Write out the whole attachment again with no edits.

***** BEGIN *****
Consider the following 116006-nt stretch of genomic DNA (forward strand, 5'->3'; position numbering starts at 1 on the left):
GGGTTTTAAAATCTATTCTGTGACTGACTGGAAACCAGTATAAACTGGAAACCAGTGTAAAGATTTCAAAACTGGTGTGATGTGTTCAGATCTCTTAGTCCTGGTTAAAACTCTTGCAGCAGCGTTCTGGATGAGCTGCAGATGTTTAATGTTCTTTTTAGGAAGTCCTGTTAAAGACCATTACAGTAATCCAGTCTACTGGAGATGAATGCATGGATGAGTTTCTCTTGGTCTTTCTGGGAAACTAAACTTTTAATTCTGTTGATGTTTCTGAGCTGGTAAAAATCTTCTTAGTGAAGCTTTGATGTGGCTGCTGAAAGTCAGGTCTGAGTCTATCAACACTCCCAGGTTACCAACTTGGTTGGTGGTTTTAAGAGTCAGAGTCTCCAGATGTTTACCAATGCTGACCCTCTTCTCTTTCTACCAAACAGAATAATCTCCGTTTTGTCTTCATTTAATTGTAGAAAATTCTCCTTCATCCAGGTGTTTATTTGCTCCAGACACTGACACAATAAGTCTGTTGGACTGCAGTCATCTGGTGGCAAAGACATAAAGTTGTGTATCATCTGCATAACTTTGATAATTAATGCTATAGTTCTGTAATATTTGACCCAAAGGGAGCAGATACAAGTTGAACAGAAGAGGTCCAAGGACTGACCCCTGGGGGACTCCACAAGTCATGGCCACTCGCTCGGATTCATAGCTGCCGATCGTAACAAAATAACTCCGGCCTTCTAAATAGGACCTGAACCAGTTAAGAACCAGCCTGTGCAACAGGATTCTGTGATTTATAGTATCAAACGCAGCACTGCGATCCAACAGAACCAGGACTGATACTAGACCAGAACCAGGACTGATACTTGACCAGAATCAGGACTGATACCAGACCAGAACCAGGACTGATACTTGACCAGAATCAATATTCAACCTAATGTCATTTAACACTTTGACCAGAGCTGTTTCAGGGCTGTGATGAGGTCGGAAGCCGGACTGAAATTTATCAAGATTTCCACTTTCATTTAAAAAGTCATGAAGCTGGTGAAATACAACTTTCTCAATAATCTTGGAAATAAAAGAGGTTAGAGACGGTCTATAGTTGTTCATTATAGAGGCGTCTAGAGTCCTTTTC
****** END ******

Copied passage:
Consider the following 116006-nt stretch of genomic DNA (forward strand, 5'->3'; position numbering starts at 1 on the left):
GGGTTTTAAAATCTATTCTGTGACTGACTGGAAACCAGTATAAACTGGAAACCAGTGTAAAGATTTCAAAACTGGTGTGATGTGTTCAGATCTCTTAGTCCTGGTTAAAACTCTTGCAGCAGCGTTCTGGATGAGCTGCAGATGTTTAATGTTCTTTTTAGGAAGTCCTGTTAAAGACCATTACAGTAATCCAGTCTACTGGAGATGAATGCATGGATGAGTTTCTCTTGGTCTTTCTGGGAAACTAAACTTTTAATTCTGTTGATGTTTCTGAGCTGGTAAAAATCTTCTTAGTGAAGCTTTGATGTGGCTGCTGAAAGTCAGGTCTGAGTCTATCAACACTCCCAGGTTACCAACTTGGTTGGTGGTTTTAAGAGTCAGAGTCTCCAGATGTTTACCAATGCTGACCCTCTTCTCTTTCTACCAAACAGAATAATCTCCGTTTTGTCTTCATTTAATTGTAGAAAATTCTCCTTCATCCAGGTGTTTATTTGCTCCAGACACTGACACAATAAGTCTGTTGGACTGCAGTCATCTGGTGGCAAAGACATAAAGTTGTGTATCATCTGCATAACTTTGATAATTAATGCTATAGTTCTGTAATATTTGACCCAAAGGGAGCAGATACAAGTTGAACAGAAGAGGTCCAAGGACTGACCCCTGGGGGACTCCACAAGTCATGGCCACTCGCTCGGATTCATAGCTGCCGATCGTAACAAAATAACTCCGGCCTTCTAAATAGGACCTGAACCAGTTAAGAACCAGCCTGTGCAACAGGATTCTGTGATTTATAGTATCAAACGCAGCACTGCGATCCAACAGAACCAGGACTGATACTAGACCAGAACCAGGACTGATACTTGACCAGAATCAGGACTGATACCAGACCAGAACCAGGACTGATACTTGACCAGAATCAATATTCAACCTAATGTCATTTAACACTTTGACCAGAGCTGTTTCAGGGCTGTGATGAGGTCGGAAGCCGGACTGAAATTTATCAAGATTTCCACTTTCATTTAAAAAGTCATGAAGCTGGTGAAATACAACTTTCTCAATAATCTTGGAAATAAAAGAGGTTAGAGACGGTCTATAGTTGTTCATTATAGAGGCGTCTAGAGTCCTTTTC